In 2011, Shehan Selvanayagam told his mother that he was quitting his corporate job to build a startup. In response, his mother offered to pay him to keep his corporate job. Shehan declined the offer but it exists to this day! This is despite having built a 7-year-old business, which is Loops Solutions that has made a name for itself amongst the many digital marketers in Sri Lanka with an international presence.
Shehan boarded his flight to the digital world at Sri Lankan Airlines. It was September 2005 and he had joined the company as one of its first e-commerce executives. He along with his team built the e-commerce division for the airline. Within six months, this department was raking in $5 million per month. Shehan describes this time saying, “We were doing 90% of all e-commerce transactions in Sri Lanka and we were learning on the job since there was no one to teach us at this time.”
The success of the e-commerce department of Sri Lankan Airlines did not go unnoticed. Nations Trust Bank soon hired them to build a similar team for the bank. Shehan spent 3 years at Nations Trust Bank handling automated channels for the bank. But it wasn’t long before he found himself hitting a barrier and feeling that he no longer had room to grow.
He was not alone and so he, along with a colleague, left Nations Trust Bank and set out to build a software development company. They gave up on the idea after two weeks because the industry was too crowded. So they decided to become a digital marketing agency instead. But despite their intentions, this was a market in its infancy.
Nevertheless, in January 2011 they got their big break. Mihin Lanka wanted a company to handle their digital marketing efforts. Kapila Chandrasena – then CEO of Mihin Lanka was willing to give the contract to Shehan. All he needed to do was get an office and setup. Shehan immediately got cracking and set up shop in his spare bedroom. This bedroom was the first office of the agency that would become Loops Solutions.
Despite having gotten their big break, the young Loops still had an uphill battle to win. Shehan had made a vow not to take a salary for six months to help the business grow. Digital marketing was still in its infancy and had few believers. To top it off, one month after moving into their first office, they were evicted by Shehan’s wife who refused to put up with people messing up the house anymore.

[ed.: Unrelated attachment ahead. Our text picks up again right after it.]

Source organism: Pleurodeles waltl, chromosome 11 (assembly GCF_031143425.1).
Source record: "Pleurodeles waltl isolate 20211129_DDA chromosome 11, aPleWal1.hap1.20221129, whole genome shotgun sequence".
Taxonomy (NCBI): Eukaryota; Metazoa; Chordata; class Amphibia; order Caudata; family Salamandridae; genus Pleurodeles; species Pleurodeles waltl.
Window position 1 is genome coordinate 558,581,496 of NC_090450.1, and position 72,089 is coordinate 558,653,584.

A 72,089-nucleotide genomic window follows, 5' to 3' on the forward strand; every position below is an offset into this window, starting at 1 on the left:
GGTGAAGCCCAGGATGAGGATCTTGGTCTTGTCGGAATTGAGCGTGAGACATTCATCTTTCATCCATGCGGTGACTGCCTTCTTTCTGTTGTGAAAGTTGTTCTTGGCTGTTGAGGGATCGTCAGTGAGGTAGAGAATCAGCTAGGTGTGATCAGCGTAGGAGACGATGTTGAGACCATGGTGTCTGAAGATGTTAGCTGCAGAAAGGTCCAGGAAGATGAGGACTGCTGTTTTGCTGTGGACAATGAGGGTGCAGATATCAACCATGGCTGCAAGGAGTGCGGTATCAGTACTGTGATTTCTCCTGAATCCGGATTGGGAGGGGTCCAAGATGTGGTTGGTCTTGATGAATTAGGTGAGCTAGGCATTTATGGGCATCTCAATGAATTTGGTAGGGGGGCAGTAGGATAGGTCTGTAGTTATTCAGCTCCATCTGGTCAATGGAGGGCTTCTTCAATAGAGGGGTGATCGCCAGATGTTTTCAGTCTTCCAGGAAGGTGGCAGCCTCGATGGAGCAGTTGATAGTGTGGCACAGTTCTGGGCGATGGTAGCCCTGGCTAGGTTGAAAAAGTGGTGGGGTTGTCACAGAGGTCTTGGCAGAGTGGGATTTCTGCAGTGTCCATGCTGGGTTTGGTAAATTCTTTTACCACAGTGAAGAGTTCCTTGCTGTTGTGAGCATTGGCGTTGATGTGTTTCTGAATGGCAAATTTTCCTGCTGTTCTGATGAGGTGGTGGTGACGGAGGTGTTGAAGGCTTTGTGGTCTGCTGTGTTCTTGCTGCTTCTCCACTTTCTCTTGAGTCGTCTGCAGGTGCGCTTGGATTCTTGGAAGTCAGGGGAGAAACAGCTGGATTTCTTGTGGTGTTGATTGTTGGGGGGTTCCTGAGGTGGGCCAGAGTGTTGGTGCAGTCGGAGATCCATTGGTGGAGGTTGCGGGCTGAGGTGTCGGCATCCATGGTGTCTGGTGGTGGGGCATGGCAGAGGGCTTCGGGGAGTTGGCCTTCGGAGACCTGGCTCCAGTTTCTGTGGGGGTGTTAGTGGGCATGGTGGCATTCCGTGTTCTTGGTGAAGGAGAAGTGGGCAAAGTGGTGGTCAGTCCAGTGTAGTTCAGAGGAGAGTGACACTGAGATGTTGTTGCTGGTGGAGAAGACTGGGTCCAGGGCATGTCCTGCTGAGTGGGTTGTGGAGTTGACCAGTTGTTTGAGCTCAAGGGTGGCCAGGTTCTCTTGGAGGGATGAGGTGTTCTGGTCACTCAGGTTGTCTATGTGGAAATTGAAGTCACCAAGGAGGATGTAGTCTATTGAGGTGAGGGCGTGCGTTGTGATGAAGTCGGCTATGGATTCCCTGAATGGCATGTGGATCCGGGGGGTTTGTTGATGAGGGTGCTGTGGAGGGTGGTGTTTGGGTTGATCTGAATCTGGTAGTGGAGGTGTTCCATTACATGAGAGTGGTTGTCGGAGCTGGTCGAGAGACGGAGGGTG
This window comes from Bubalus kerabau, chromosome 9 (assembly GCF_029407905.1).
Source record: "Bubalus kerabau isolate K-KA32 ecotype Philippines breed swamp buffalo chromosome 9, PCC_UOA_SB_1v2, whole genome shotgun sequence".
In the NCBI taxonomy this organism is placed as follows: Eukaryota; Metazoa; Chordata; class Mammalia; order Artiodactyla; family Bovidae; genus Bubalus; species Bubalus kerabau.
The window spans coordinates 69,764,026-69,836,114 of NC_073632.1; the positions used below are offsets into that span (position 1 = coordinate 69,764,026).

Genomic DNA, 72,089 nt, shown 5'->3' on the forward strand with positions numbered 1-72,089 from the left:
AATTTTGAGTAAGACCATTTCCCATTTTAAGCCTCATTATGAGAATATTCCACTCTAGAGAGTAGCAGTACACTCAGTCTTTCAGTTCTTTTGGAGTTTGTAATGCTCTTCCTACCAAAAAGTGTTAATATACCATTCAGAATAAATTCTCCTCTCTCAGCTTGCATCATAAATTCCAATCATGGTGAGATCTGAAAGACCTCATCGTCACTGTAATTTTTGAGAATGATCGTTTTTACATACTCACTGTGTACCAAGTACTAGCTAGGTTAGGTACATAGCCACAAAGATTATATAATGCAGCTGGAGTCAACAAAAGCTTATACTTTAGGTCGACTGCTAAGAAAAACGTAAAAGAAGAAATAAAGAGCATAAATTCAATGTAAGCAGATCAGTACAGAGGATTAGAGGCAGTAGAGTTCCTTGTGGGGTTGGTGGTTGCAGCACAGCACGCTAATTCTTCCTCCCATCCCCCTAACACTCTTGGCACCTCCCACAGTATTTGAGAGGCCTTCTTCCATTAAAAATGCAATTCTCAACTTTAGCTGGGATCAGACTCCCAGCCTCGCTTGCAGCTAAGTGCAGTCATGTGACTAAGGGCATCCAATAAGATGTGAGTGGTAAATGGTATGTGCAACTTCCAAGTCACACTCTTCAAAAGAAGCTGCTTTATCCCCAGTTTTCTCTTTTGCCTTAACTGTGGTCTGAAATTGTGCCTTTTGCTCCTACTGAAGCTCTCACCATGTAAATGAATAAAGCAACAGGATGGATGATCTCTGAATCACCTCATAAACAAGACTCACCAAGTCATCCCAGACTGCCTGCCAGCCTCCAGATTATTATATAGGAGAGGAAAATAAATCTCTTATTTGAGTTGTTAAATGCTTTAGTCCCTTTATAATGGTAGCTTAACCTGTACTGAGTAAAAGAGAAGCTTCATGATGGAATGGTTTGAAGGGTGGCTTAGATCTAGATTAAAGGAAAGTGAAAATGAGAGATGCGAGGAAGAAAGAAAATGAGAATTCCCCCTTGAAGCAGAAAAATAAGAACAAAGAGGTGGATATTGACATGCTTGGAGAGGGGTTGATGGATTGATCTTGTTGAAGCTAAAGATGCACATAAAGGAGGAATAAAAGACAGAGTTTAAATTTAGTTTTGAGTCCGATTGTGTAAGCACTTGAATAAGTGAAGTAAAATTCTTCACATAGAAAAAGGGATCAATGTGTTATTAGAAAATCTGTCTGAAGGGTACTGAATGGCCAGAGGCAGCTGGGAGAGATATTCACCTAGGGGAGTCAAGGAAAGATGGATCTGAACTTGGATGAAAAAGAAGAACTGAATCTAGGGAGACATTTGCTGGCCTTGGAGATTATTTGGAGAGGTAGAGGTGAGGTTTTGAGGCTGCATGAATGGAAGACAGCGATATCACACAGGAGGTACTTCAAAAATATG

Despite the speed bump of eviction, fate was about to smile on Loops. AC Nielsen released a report proclaiming the future of marketing would be in digital. Suddenly everyone wanted to explore the wonders of digital marketing. Since Loops was one of the few companies that offered digital marketing, they received clients left, right, and center. These early clients included big names such as Elephant House, Amana Takaful, and Hutch.
The “Loopies” as they called themselves now, put their heads together to understand how to best satisfy their new clients. In the early days of digital marketing, this was fairly easy. This was because the digital space was not cluttered and only had two major social networks, Facebook and Twitter. This gave them the freedom to experiment with different ideas.
Furthermore, people loved it when their favorite brands joined social media. The community welcomed them with open arms and posts like, “Welcome Elephant House!” In the old days, even simple ideas went a long way. Shehan describes this era saying, “You didn’t have to think of a campaign. You just did something simple and it worked. It was very easy those days.”
With every new client Loops grew in size and so too did the costs. There was a tradition at Loops to order pizzas for everyone if they were working late. But as the team grew, the practice became too costly to continue. Maintaining cash flow had now become an important and delicate balancing act.
Shehan describes this saying, “In a startup, your biggest enemy is your cash flow. You can have revenue but if you don’t have cash flow it will kill your business overnight.” Loops had giant corporates as clients. But these corporates could take close to 3 months to make payments. Meanwhile, Loops had more bills, more employees and so more expenses that needed to be met.
As the company kept growing, it became clear that Loops was no longer a startup. They needed to streamline the company with clear processes. This is the very thing that startups despise. “That’s part of growing up,” said Shehan.